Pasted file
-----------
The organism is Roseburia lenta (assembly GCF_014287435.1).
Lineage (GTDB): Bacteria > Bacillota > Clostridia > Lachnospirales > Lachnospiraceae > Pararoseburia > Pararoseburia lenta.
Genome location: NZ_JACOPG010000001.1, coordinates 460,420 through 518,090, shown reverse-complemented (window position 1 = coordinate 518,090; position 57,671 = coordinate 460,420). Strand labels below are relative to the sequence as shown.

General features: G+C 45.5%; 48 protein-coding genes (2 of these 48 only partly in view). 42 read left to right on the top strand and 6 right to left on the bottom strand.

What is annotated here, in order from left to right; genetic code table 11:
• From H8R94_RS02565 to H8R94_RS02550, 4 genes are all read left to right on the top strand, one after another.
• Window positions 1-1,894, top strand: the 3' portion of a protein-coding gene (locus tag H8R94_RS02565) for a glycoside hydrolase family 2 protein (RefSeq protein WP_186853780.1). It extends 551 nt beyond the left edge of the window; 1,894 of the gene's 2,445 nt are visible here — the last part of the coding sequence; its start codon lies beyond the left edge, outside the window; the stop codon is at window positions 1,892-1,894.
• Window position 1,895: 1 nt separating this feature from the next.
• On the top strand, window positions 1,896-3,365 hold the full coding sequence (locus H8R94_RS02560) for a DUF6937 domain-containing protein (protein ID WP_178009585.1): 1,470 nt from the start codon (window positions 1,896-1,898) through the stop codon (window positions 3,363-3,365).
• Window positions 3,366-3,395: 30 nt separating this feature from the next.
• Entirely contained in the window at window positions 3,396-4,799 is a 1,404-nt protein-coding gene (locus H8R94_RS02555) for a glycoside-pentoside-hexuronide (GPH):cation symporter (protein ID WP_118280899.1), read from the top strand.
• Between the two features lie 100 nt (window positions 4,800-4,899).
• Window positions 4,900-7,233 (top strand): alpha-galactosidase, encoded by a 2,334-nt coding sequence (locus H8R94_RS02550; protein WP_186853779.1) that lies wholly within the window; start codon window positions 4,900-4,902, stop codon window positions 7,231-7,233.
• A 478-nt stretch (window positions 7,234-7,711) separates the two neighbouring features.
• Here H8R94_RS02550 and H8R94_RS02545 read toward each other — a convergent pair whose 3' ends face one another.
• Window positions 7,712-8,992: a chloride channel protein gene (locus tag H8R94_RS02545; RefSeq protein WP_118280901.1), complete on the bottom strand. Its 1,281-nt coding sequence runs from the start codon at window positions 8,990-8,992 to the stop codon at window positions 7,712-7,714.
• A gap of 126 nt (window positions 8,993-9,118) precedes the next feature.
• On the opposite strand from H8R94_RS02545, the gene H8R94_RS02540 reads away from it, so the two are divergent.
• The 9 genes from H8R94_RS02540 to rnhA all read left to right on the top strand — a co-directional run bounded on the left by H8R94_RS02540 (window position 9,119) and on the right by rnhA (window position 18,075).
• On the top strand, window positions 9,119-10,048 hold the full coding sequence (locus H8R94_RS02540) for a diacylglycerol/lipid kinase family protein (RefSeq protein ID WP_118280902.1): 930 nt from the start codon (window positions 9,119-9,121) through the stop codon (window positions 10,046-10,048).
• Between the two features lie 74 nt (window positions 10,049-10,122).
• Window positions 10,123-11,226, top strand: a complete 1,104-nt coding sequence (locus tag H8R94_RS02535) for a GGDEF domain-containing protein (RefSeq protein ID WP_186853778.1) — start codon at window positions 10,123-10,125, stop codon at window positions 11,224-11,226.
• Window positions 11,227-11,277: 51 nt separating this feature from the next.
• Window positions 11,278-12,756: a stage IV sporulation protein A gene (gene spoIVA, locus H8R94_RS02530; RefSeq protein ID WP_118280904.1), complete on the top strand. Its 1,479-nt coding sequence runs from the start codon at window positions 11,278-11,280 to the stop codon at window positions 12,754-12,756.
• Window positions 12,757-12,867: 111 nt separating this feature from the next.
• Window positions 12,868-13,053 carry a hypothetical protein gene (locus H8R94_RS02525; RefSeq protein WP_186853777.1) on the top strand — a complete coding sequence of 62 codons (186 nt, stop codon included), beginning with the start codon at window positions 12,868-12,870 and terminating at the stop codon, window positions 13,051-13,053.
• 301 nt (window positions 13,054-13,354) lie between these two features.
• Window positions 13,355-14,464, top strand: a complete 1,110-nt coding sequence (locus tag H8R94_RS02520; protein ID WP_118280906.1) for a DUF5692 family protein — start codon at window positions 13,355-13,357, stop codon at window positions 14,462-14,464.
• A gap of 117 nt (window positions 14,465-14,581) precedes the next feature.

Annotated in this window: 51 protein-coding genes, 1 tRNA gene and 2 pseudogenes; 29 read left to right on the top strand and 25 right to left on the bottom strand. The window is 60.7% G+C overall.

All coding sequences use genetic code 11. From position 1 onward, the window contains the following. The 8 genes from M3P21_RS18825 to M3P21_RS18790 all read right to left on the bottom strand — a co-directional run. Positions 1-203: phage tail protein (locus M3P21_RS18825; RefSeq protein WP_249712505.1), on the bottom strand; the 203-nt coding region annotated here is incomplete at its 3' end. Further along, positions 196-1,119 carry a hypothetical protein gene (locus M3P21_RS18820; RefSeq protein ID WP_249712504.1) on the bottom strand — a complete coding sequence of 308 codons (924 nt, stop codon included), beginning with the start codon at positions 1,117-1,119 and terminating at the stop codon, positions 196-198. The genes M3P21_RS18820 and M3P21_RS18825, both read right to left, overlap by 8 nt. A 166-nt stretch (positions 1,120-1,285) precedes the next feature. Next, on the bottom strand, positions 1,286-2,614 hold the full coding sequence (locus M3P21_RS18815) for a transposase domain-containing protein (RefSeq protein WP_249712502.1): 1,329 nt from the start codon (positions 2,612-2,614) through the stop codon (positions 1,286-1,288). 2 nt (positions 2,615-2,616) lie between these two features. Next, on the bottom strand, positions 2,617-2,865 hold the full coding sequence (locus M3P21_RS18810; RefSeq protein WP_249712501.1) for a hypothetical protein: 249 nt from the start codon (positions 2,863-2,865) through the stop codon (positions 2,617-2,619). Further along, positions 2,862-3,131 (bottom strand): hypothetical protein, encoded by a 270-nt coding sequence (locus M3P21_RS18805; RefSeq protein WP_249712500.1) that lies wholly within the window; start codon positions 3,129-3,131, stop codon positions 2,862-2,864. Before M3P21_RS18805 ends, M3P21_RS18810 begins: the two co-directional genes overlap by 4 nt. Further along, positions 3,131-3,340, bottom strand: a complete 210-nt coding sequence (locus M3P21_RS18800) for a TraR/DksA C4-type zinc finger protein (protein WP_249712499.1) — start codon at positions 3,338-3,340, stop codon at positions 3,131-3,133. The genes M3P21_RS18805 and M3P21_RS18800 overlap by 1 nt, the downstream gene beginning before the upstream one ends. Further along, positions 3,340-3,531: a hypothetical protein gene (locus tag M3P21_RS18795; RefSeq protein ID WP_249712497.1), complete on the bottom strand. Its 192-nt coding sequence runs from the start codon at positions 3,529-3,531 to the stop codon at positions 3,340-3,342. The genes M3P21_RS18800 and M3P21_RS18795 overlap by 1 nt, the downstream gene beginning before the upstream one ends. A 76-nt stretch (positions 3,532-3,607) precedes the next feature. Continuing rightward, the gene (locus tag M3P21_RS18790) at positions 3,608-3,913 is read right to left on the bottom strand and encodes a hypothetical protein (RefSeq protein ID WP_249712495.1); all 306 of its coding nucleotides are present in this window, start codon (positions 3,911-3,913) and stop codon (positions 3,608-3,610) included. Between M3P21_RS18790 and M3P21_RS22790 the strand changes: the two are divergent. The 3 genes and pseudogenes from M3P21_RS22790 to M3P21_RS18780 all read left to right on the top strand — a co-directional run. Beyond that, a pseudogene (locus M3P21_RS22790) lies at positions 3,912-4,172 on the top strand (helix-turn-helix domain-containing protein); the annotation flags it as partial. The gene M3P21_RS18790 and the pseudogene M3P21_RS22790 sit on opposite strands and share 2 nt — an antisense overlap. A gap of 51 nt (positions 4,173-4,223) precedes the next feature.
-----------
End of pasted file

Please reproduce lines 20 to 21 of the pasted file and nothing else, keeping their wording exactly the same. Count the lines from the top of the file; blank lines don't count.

• On the top strand, window positions 9,119-10,048 hold the full coding sequence (locus H8R94_RS02540) for a diacylglycerol/lipid kinase family protein (RefSeq protein ID WP_118280902.1): 930 nt from the start codon (window positions 9,119-9,121) through the stop codon (window positions 10,046-10,048).
• Between the two features lie 74 nt (window positions 10,049-10,122).